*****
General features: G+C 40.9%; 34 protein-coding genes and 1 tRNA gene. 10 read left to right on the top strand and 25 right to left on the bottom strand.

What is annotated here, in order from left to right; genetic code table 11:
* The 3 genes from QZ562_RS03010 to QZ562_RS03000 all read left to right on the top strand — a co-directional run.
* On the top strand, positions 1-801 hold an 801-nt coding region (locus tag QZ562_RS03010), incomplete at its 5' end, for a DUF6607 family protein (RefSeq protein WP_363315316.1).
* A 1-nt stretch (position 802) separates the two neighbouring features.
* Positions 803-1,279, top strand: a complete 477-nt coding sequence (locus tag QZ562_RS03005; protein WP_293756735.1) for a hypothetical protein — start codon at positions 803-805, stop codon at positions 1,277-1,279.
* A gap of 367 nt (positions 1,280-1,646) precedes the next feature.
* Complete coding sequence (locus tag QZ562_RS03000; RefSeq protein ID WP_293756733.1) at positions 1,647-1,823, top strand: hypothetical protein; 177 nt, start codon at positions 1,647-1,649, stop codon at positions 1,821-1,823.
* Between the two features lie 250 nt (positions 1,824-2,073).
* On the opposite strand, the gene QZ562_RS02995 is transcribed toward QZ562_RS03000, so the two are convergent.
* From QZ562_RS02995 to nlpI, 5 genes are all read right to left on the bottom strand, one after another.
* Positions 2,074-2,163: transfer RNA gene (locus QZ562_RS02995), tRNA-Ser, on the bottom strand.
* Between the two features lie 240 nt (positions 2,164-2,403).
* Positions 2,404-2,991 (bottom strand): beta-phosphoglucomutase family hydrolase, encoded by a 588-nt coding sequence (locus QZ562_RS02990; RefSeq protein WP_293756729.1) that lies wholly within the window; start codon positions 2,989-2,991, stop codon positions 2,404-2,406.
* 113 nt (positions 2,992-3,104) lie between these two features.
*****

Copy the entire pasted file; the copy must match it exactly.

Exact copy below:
General features: G+C 40.9%; 34 protein-coding genes and 1 tRNA gene. 10 read left to right on the top strand and 25 right to left on the bottom strand.

What is annotated here, in order from left to right; genetic code table 11:
* The 3 genes from QZ562_RS03010 to QZ562_RS03000 all read left to right on the top strand — a co-directional run.
* On the top strand, positions 1-801 hold an 801-nt coding region (locus tag QZ562_RS03010), incomplete at its 5' end, for a DUF6607 family protein (RefSeq protein WP_363315316.1).
* A 1-nt stretch (position 802) separates the two neighbouring features.
* Positions 803-1,279, top strand: a complete 477-nt coding sequence (locus tag QZ562_RS03005; protein WP_293756735.1) for a hypothetical protein — start codon at positions 803-805, stop codon at positions 1,277-1,279.
* A gap of 367 nt (positions 1,280-1,646) precedes the next feature.
* Complete coding sequence (locus tag QZ562_RS03000; RefSeq protein ID WP_293756733.1) at positions 1,647-1,823, top strand: hypothetical protein; 177 nt, start codon at positions 1,647-1,649, stop codon at positions 1,821-1,823.
* Between the two features lie 250 nt (positions 1,824-2,073).
* On the opposite strand, the gene QZ562_RS02995 is transcribed toward QZ562_RS03000, so the two are convergent.
* From QZ562_RS02995 to nlpI, 5 genes are all read right to left on the bottom strand, one after another.
* Positions 2,074-2,163: transfer RNA gene (locus QZ562_RS02995), tRNA-Ser, on the bottom strand.
* Between the two features lie 240 nt (positions 2,164-2,403).
* Positions 2,404-2,991 (bottom strand): beta-phosphoglucomutase family hydrolase, encoded by a 588-nt coding sequence (locus QZ562_RS02990; RefSeq protein WP_293756729.1) that lies wholly within the window; start codon positions 2,989-2,991, stop codon positions 2,404-2,406.
* 113 nt (positions 2,992-3,104) lie between these two features.